Oil and Gas

Energy Secretary: Heating Oil Will Meet Winter Demand


The U.S. will have plenty of heating oil supplies this winter to meet demand, but the Bush administration is concerned about the higher prices consumers will have to pay for the fuel, Energy Secretary Sam Bodman said Wednesday.

"I think we're in reasonable shape in terms of supply," Bodman told Reuters in an interview. "There seems to be enough oil ... to get by. It's a matter of increased costs," he said.

Bodman was referring to the Energy Information Administration's new winter forecast, which is projecting that consumers will pay more for all heating fuels.

Heating oil expenditures this winter in the Northeast states, the biggest U.S. heating oil market where a third of the households use the fuel, will be up 22 percent, or $328, to $1,827 for the season, according to the EIA.

While Bodman expects supplies to be plentiful, the EIA warned in its forecast that if U.S. refiners produce more gasoline than expected over the next few months to rebuild below-average inventories, the result could be lower available heating-oil supplies.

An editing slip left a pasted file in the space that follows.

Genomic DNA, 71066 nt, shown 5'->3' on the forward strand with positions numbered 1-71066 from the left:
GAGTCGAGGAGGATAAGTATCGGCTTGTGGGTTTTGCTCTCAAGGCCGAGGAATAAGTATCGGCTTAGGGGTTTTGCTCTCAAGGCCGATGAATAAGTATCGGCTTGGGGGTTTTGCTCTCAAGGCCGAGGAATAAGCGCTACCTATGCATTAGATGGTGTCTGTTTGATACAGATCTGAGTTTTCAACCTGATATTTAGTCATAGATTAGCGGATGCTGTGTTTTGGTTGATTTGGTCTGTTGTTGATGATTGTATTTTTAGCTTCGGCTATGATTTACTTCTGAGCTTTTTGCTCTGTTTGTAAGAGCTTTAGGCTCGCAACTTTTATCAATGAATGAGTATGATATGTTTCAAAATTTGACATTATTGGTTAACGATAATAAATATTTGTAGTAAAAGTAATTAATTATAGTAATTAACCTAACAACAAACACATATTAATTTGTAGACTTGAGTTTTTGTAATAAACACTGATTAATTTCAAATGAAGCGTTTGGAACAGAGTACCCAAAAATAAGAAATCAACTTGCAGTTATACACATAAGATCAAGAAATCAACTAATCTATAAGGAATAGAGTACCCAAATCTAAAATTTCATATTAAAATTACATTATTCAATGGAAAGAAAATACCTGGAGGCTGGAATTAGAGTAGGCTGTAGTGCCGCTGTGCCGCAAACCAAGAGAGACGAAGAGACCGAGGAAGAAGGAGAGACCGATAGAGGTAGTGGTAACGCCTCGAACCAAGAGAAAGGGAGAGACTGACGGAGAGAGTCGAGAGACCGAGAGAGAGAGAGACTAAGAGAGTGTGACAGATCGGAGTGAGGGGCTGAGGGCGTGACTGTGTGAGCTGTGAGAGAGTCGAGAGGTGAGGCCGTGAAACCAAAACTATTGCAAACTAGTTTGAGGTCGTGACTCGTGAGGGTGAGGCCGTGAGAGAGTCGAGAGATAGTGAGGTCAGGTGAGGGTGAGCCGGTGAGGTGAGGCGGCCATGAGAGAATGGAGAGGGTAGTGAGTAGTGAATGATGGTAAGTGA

Expensive crude oil prices will help raise residential heating oil prices to a nationwide average of $2.88 a gallon this winter compared with $2.48 last year, the EIA said.

"You know that's always a concern when we have these higher prices," Bodman said. "It is a real problem."

He pointed out there is a federal program, the Low Income Home Energy Assistance Program (LIHEAP), that helps poor families pay their heating bills.

However, consumer groups have called on the Bush administration to seek more funding for the program, because there is enough money in the current budget to help only about 15 percent of the families eligible for LIHEAP.

Bodman spoke to Reuters on a visit to T.C. Williams High School in Alexandria, Va., where he toured the new energy-efficient campus.